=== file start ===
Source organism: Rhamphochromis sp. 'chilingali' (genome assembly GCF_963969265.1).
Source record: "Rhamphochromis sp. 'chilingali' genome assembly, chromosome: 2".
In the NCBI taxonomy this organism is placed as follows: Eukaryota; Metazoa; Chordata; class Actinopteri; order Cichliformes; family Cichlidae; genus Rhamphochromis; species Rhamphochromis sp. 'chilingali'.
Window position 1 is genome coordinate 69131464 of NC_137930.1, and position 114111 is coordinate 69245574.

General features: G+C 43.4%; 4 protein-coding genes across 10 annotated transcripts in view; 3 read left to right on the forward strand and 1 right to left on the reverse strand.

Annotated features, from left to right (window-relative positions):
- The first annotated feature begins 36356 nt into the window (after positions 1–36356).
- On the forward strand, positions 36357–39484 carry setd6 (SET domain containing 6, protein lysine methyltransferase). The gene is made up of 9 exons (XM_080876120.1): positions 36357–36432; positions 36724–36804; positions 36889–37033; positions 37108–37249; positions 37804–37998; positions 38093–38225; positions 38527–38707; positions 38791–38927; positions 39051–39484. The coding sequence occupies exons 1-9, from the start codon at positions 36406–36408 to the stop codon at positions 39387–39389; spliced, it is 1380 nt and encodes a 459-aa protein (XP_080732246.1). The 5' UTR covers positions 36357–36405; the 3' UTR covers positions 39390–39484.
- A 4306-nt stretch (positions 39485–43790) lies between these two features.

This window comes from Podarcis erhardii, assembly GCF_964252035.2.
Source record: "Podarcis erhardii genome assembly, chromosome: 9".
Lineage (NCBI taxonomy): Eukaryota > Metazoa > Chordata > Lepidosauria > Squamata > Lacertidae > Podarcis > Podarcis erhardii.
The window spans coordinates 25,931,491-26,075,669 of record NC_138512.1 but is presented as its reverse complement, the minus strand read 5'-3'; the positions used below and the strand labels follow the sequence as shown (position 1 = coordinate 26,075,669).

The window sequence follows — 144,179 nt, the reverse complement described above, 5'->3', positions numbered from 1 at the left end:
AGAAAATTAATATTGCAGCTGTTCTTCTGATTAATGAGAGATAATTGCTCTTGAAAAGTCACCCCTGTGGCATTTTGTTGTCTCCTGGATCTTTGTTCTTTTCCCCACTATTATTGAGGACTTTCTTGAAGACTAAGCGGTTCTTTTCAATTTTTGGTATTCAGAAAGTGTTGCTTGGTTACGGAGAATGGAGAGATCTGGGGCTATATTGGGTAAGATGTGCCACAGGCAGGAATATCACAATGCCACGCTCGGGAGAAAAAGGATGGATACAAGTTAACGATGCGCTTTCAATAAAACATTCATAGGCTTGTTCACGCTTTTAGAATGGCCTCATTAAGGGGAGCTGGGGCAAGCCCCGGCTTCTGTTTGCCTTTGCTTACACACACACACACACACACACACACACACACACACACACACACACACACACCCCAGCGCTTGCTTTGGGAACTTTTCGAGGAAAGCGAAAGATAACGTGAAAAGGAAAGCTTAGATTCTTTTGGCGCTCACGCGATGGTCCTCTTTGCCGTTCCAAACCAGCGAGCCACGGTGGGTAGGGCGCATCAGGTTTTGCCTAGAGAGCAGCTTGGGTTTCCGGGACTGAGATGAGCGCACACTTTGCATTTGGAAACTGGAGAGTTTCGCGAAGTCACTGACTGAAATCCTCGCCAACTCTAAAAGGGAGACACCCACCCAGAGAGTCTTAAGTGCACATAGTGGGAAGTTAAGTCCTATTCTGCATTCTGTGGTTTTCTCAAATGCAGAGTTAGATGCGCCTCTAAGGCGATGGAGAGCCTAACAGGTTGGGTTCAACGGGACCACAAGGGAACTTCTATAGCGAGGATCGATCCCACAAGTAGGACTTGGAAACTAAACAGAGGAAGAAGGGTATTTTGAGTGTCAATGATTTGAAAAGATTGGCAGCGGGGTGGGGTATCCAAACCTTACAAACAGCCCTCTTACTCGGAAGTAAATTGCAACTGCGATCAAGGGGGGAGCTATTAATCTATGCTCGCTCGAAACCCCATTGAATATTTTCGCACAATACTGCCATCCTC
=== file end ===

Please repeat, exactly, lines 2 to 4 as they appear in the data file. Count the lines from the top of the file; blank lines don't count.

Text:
Source record: "Rhamphochromis sp. 'chilingali' genome assembly, chromosome: 2".
In the NCBI taxonomy this organism is placed as follows: Eukaryota; Metazoa; Chordata; class Actinopteri; order Cichliformes; family Cichlidae; genus Rhamphochromis; species Rhamphochromis sp. 'chilingali'.
Window position 1 is genome coordinate 69131464 of NC_137930.1, and position 114111 is coordinate 69245574.